Best Jazz Instrumental Performance, Group
Produced by Delfeayo Marsalis
Executive Producer George Butler
Recorded and Mixed by Rob "Wacko" Hunter
Recorded January 3-4, 1988 at Astoria Studios, NY
About the Album
"I've played in the past against other guys," Sonny Rollins was telling New York Times writer Jon Pareles, on the occasion of his recent concert at Carnegie Hall with Branford Marsalis. Rumors of a "cutting contest" circulated throughout New York's jazz community, in advance of what the Village Voice's Gary Giddins described as a must in that week's live musical events.
"I've gotten into some competitive things with Sonny Stitt, Dexter Gordon, John Coltrane and Ben Webster," Rollins recalled, evoking the names of the tenor masters, "situations which had more of a competitive focus. Even there, when you play with them you learn, especially if you really respect the guy you're playing with." And then, in a statement that left no doubt, "I have the highest respect for Branford."
The feeling, it seems, is mutual, as TRIO JEEPY, Branford's aptly titled 5th LP for Columbia Records, finds the saxophonist (nicknamed 'Jeepy', it turns out) devoting quality time to (among many other standards) the Rollins composition, "Droxy," which he recorded with Miles Davis nearly forty years ago.
Those who've kept pace with Branford's development as a leader on Columbia will recall that his very genesis on the label, the first track of Scenes In the City, his debut album, was the sax-bass-drums trio version of his original "No Backstage Pass," whose point of departure was clearly the music of Rollins. While Branford explored a wealth of quartet, quintet (and once, duo) lineups on that LP and its successors, Royal Garden Blues, Renaissance, and last year's Random Abstract, it is significant that he returns to the trio form for an ambitious double-LP, TRIO JEEPY.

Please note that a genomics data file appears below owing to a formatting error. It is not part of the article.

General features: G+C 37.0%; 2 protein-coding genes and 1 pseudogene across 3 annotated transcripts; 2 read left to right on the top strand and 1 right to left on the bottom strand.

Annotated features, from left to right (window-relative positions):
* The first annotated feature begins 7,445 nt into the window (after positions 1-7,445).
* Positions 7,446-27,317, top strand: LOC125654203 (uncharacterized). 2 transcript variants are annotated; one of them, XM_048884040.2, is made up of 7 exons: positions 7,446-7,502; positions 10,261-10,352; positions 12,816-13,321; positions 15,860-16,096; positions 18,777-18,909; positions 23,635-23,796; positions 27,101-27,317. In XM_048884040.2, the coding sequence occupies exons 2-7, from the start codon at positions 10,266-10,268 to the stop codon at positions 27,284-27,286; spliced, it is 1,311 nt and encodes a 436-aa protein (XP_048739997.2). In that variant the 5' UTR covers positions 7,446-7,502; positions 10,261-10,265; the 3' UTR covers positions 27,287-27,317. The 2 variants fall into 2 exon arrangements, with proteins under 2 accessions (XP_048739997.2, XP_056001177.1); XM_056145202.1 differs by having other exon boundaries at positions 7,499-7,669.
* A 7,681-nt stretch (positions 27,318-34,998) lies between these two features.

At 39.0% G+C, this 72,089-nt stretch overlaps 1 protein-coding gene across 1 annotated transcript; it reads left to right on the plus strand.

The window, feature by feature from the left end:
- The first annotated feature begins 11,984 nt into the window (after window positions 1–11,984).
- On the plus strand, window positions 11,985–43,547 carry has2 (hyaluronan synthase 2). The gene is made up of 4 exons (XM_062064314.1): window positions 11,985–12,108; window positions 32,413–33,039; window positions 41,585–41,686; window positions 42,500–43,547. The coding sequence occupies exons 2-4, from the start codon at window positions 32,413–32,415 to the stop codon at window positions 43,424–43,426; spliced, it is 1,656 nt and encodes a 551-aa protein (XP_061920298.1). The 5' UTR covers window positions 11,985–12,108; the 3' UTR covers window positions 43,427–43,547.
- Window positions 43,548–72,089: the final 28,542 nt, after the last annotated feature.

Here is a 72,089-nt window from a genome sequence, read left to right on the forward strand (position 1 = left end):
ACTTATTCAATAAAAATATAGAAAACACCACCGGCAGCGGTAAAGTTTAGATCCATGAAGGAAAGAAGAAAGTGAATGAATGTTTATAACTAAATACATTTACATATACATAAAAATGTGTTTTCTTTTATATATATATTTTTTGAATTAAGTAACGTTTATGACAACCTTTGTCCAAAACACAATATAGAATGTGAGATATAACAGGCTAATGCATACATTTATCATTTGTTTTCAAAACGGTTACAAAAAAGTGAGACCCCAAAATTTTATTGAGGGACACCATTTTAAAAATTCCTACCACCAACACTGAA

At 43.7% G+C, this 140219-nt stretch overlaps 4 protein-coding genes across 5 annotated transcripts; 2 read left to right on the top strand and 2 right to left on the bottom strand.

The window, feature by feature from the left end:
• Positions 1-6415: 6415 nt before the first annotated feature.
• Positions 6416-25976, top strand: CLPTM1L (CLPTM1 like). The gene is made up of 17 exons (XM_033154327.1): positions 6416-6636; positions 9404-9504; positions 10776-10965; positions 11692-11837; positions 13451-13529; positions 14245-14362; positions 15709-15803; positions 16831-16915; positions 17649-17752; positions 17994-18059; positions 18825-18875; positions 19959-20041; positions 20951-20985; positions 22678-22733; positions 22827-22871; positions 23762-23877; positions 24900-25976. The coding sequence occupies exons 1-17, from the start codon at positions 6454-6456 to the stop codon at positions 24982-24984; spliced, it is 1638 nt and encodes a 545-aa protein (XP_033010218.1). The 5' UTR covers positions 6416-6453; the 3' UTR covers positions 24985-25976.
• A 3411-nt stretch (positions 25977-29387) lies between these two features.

Branford is joined by his long-time drummer Jeff 'Tain' Watts, 'the Judge' Milt Hinton on bass (who "not only represents tradition," to paraphrase producer Delfeayo Marsalis, "this great man is tradition!"); and on three tracks, regular bassist Delbert Felix. The LP's challenging program of standards is both familiar and unfamiliar-- from Hoagy Carmichael's "Stardust" and "The Nearness of You," Billy Strayhorn's "UMMG," and a swingin' "Makin' Whoopee," to "Three Little Words" (tribute to Lester Young") and Ornette Coleman's "Peace." Branford penned the opening "Housed From Edward" (homage to Duke Ellington), and closing "Random Abstract (Tain's Rampage)"; and co-wrote (with Watts and Hinton) the "nobel" D-flat blues, "Gutbucket Steepy."